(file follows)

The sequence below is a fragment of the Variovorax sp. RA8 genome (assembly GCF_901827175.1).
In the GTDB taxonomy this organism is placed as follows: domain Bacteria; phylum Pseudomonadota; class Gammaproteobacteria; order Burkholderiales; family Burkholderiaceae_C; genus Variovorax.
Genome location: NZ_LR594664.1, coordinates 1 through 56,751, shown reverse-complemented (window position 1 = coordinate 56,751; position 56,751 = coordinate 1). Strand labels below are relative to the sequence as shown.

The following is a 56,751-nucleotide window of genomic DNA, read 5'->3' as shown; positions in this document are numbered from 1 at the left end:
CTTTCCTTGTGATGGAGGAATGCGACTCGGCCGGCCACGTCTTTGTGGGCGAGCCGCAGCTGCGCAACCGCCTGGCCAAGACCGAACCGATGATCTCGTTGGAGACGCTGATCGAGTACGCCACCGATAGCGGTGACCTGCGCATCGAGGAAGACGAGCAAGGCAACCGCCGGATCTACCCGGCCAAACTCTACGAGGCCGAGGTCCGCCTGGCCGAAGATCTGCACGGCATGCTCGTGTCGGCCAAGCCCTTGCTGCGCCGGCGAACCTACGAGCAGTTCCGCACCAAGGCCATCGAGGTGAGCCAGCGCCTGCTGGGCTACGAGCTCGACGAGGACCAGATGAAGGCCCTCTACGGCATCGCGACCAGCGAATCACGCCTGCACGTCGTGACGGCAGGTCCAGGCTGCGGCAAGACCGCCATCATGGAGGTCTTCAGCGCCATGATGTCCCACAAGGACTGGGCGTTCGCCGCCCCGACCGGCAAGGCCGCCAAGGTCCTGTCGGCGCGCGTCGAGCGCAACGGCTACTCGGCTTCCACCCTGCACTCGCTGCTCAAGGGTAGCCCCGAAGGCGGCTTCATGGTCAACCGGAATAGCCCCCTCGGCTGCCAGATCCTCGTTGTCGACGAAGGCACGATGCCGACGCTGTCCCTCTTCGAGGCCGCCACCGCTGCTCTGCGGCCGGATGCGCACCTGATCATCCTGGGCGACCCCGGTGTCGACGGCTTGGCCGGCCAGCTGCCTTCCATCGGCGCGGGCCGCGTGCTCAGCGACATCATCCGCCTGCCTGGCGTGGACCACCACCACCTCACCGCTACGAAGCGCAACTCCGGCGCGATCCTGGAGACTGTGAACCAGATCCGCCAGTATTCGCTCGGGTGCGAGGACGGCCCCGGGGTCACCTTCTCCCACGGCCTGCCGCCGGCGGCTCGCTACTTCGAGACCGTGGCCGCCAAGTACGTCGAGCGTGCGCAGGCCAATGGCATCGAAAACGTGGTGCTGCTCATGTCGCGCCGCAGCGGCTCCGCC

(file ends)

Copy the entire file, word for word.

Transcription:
The sequence below is a fragment of the Variovorax sp. RA8 genome (assembly GCF_901827175.1).
In the GTDB taxonomy this organism is placed as follows: domain Bacteria; phylum Pseudomonadota; class Gammaproteobacteria; order Burkholderiales; family Burkholderiaceae_C; genus Variovorax.
Genome location: NZ_LR594664.1, coordinates 1 through 56,751, shown reverse-complemented (window position 1 = coordinate 56,751; position 56,751 = coordinate 1). Strand labels below are relative to the sequence as shown.

The following is a 56,751-nucleotide window of genomic DNA, read 5'->3' as shown; positions in this document are numbered from 1 at the left end:
CTTTCCTTGTGATGGAGGAATGCGACTCGGCCGGCCACGTCTTTGTGGGCGAGCCGCAGCTGCGCAACCGCCTGGCCAAGACCGAACCGATGATCTCGTTGGAGACGCTGATCGAGTACGCCACCGATAGCGGTGACCTGCGCATCGAGGAAGACGAGCAAGGCAACCGCCGGATCTACCCGGCCAAACTCTACGAGGCCGAGGTCCGCCTGGCCGAAGATCTGCACGGCATGCTCGTGTCGGCCAAGCCCTTGCTGCGCCGGCGAACCTACGAGCAGTTCCGCACCAAGGCCATCGAGGTGAGCCAGCGCCTGCTGGGCTACGAGCTCGACGAGGACCAGATGAAGGCCCTCTACGGCATCGCGACCAGCGAATCACGCCTGCACGTCGTGACGGCAGGTCCAGGCTGCGGCAAGACCGCCATCATGGAGGTCTTCAGCGCCATGATGTCCCACAAGGACTGGGCGTTCGCCGCCCCGACCGGCAAGGCCGCCAAGGTCCTGTCGGCGCGCGTCGAGCGCAACGGCTACTCGGCTTCCACCCTGCACTCGCTGCTCAAGGGTAGCCCCGAAGGCGGCTTCATGGTCAACCGGAATAGCCCCCTCGGCTGCCAGATCCTCGTTGTCGACGAAGGCACGATGCCGACGCTGTCCCTCTTCGAGGCCGCCACCGCTGCTCTGCGGCCGGATGCGCACCTGATCATCCTGGGCGACCCCGGTGTCGACGGCTTGGCCGGCCAGCTGCCTTCCATCGGCGCGGGCCGCGTGCTCAGCGACATCATCCGCCTGCCTGGCGTGGACCACCACCACCTCACCGCTACGAAGCGCAACTCCGGCGCGATCCTGGAGACTGTGAACCAGATCCGCCAGTATTCGCTCGGGTGCGAGGACGGCCCCGGGGTCACCTTCTCCCACGGCCTGCCGCCGGCGGCTCGCTACTTCGAGACCGTGGCCGCCAAGTACGTCGAGCGTGCGCAGGCCAATGGCATCGAAAACGTGGTGCTGCTCATGTCGCGCCGCAGCGGCTCCGCC